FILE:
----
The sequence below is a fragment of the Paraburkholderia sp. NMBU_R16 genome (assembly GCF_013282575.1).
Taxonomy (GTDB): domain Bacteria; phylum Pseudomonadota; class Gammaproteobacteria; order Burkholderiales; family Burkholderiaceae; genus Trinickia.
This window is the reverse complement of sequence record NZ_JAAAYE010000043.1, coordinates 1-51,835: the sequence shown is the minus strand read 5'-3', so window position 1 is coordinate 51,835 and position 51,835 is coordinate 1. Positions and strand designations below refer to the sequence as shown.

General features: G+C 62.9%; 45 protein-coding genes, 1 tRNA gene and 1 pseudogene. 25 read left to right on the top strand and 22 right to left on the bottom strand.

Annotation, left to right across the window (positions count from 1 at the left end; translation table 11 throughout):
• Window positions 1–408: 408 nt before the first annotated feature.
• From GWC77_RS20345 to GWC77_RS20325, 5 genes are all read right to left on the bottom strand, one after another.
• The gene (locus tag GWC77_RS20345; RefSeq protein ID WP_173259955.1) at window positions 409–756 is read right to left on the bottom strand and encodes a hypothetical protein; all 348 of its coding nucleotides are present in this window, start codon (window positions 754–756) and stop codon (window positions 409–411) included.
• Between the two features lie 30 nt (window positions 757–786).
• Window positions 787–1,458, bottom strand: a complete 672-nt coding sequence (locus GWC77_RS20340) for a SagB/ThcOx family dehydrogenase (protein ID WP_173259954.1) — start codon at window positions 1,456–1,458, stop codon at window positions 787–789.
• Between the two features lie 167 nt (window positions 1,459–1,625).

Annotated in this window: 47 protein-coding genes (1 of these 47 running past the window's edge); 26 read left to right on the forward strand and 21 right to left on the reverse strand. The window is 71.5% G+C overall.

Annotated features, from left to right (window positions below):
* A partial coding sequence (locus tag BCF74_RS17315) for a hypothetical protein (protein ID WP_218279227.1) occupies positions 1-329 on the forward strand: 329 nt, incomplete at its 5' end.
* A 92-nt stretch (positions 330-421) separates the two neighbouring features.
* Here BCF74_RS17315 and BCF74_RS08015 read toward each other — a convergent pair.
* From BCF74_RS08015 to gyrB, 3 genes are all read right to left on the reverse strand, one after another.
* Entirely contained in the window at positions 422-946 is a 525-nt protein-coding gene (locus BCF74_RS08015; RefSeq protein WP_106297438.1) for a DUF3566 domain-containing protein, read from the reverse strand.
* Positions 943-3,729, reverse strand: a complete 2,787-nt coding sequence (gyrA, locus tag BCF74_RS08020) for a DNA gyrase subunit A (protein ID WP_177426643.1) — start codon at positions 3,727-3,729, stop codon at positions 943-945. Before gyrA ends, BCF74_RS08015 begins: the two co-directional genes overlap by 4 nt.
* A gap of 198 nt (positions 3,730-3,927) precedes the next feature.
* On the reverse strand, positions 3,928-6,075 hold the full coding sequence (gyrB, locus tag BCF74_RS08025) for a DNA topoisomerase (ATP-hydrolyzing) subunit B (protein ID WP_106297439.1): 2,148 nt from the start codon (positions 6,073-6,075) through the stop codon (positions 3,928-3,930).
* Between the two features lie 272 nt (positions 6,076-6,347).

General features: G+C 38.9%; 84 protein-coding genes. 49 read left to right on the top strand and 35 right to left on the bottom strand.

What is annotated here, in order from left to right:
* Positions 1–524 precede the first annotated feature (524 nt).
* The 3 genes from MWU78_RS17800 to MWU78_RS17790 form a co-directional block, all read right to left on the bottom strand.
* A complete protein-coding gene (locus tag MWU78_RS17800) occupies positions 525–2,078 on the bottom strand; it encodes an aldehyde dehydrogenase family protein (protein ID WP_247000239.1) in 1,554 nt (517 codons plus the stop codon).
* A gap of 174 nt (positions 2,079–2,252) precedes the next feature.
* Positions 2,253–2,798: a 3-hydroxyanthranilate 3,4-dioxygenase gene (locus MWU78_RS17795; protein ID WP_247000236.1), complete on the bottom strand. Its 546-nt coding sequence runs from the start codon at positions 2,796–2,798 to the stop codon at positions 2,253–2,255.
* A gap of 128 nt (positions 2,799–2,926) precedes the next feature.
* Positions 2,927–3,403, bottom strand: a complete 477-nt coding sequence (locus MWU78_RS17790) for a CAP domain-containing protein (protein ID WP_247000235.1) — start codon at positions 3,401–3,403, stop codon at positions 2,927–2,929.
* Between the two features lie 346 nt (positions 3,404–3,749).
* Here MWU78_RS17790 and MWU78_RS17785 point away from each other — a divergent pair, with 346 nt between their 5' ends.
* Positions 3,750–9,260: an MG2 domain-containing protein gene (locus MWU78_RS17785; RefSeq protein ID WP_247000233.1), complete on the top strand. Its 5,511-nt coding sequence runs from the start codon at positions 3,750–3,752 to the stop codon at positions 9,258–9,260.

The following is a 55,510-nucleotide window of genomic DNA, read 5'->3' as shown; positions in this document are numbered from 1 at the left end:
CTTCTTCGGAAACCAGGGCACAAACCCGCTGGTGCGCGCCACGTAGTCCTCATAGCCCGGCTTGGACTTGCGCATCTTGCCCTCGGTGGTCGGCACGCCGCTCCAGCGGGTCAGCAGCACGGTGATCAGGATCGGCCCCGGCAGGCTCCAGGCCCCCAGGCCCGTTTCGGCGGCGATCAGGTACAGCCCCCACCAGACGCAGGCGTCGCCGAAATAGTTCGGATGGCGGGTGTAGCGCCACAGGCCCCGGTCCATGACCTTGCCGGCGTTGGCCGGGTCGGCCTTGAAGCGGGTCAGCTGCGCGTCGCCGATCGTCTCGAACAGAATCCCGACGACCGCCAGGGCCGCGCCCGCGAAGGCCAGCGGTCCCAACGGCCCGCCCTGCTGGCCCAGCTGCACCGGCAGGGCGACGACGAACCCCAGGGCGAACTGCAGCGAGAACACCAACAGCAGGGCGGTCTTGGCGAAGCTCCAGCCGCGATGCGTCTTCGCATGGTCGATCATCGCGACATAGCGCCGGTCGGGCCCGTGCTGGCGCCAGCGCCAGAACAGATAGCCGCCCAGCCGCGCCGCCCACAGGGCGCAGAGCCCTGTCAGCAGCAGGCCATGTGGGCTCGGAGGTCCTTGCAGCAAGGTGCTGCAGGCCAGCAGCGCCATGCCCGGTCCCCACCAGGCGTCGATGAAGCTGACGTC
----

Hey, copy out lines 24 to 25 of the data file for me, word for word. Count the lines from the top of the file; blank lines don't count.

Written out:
What is annotated here, in order from left to right:
* Positions 1–524 precede the first annotated feature (524 nt).